It’s always surprising to me, a city boy for most of his life, to learn how much I have come to love the country and many of the people who live here.
There are all kinds of amazing people – outsiders and oddballs like me – who have made their way up here and are working to build their own lives in their own way, fighting corporate American notions of security and expectation.
Most often, they love what they do, and like Maria or me, that is important. People who risk everything to do what they love and live freely and with passion for their work are heroes to me.
Dave Weeks is one of those people.
I’ve been getting hay delivered to my farms every year for nearly 20 years. Most of the people who pull up in trucks are farmers, often showing up with strong sons or hired hands.
They are mostly strong, young people, the older people drive and keep count.
Their hay is always good and fresh, and they are unfailingly honest, but like most of us, they tend to do things the way they have always been done.
We were running out of hay – there is a severe shortage up here due to climate change – and after 36 phone calls to farms, I got hold of John, who owns the Greenwich, N.Y., Agway.
He had some good first cut square bales left, I bought them on the spot, and he said someone would be by to deliver them.
The next morning, Dave Weeks showed up to deliver the hay. It was his hay, and I was blown away by him. He is unlike any farmer or hay supplier I had met so far. And his hay is wonderful.
Dave lives alone, has never married, and has devoted his life to studying soil and its nutrients and working to develop the idea that we don’t need to put chemicals and supplements into our soil to keep it healthy.
He is what I would call a “Biologist Farmer,” he studies the soil and the nutrients in it.
Two people have turned their farms over to him, one for life so he can do his work and conduct his experiments. He farms hay and straw.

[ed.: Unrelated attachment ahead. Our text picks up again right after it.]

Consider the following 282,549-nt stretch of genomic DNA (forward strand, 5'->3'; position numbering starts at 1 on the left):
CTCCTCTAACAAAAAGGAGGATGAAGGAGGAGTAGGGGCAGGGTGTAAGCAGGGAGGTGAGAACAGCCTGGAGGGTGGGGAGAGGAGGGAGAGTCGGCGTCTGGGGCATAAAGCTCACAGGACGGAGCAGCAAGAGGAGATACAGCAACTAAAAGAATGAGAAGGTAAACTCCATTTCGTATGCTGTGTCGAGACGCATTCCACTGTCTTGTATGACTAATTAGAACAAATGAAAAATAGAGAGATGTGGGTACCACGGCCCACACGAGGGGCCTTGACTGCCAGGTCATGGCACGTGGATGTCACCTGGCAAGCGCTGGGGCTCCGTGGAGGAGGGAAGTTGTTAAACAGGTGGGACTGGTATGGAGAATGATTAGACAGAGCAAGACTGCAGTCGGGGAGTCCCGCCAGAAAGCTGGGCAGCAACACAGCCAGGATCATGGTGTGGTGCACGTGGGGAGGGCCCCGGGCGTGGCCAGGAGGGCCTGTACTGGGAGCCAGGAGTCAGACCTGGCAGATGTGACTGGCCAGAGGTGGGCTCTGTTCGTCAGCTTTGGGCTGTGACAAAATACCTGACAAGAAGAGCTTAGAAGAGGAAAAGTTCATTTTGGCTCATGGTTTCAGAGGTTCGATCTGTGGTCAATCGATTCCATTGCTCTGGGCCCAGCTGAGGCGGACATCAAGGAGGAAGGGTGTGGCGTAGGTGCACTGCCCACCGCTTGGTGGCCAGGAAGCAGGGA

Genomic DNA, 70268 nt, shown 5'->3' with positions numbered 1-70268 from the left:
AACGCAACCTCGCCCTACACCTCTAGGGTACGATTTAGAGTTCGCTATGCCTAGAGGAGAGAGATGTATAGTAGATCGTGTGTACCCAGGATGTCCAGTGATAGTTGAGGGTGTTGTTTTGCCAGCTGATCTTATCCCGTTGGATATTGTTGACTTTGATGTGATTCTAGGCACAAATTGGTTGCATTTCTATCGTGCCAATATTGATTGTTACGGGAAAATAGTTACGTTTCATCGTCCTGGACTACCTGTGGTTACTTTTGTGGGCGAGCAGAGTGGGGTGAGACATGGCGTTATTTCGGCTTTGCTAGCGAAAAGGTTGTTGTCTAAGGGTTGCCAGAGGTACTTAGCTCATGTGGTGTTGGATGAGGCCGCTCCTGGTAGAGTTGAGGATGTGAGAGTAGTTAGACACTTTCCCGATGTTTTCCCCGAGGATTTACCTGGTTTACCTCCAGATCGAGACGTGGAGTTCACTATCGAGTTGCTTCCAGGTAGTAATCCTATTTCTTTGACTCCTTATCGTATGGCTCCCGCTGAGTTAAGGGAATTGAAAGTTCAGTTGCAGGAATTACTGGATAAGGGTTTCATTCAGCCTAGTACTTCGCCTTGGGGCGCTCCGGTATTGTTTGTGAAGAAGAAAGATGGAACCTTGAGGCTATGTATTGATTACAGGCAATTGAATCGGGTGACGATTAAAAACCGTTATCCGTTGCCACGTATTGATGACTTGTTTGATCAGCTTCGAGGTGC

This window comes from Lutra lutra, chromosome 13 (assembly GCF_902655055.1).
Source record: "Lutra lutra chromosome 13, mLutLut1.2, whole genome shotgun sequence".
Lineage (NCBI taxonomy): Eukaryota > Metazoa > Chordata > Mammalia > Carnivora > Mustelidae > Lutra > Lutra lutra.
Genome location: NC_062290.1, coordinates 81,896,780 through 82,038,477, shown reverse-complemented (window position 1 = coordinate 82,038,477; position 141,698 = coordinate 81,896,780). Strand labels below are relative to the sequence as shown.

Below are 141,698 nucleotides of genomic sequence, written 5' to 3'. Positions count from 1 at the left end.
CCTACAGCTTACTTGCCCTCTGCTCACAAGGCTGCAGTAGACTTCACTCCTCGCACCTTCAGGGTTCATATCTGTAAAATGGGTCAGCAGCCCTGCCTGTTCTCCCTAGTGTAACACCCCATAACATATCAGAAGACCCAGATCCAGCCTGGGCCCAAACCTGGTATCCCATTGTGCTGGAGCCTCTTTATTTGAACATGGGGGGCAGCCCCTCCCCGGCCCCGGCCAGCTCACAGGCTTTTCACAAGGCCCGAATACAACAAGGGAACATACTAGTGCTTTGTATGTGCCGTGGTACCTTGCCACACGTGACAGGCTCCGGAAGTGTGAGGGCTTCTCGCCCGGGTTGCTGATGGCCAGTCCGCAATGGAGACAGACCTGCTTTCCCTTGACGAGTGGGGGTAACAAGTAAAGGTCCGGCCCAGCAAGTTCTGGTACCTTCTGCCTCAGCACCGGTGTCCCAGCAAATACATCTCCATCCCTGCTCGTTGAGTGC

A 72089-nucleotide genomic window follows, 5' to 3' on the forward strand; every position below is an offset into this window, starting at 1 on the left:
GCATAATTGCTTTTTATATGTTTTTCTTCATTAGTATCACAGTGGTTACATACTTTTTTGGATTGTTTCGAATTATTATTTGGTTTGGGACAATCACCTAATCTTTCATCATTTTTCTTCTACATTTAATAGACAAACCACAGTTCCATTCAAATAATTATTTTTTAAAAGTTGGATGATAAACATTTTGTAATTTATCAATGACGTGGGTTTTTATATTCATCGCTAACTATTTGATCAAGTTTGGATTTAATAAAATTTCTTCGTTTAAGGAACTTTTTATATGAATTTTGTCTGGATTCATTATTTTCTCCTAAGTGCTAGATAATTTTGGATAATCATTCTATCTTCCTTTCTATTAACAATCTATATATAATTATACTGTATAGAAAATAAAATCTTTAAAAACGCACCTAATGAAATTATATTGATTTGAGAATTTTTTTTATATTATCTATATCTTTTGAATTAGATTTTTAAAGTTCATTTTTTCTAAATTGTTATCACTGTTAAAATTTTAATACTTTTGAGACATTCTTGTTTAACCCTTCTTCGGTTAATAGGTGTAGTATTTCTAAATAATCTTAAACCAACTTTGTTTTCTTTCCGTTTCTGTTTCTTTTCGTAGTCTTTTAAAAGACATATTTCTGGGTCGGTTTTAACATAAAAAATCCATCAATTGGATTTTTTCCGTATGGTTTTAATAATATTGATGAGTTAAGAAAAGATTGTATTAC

The hay he brought us was astonishing – it was gorgeous, nutritious, large bales of nourishing food, legumes like red clover and alfalfa, and three different types of grass – Timothy, Grone, and Orchard.
There are two major challenges to hay suppliers for farms in America. In states where cannabis is legal, many farmers are switching over to that lucrative crop.
And climate change – drought in some places, excessive rain in others – is making hay harvests unpredictable and sometimes unreliable.
This has significant consequences for people like Maria and me who keep animals on farms. I need to get to work and find good sources of hay for the coming years.
Talking soil and hay is like pushing a button with Dave; he can go on forever. I got about 20 percent of what he says. It’s impressive.
I only understand half of what he was saying, but I’m eager to figure out the rest.
His warmth, honesty, and empathy struck me. We made plans to get together for lunch as soon as the covid-10 pandemic is over. He also took care to wear a mask and keeps some distance.
As one of those highly at-risk people, I appreciated it.
Dave talked to Maria about her work, asked me about my heart; he wanted to know what we are like instead of just telling us what he is like. He watched Maria toss hay bales around and said he hoped he wasn’t offensive, but she was “one strong girl.” I told her my nickname for Maria is “Tarzana.”
That, I have learned, can be a rare trait. I’ve met many men here who are unable to focus on anyone but themselves.
Dave was impressive; we talked for a long time.
He has chosen to sacrifice much of his life to studying the soil and figuring out how to sustain and nourish it. Wendell Berry would run off with him.
I very much look forward to getting to know him better, and I marvel once again at the amazing people tucked away in the farms and valleys and hills all around me.
I see America as a nation of individuals, even as we are often told we must work in jobs we hate in places we don’t care to live to store away the millions of dollars we are told we need to live on and grow old with.
That isn’t enough for people of the heart. They want their lives to have meaning beyond security. They are the blessed and the few.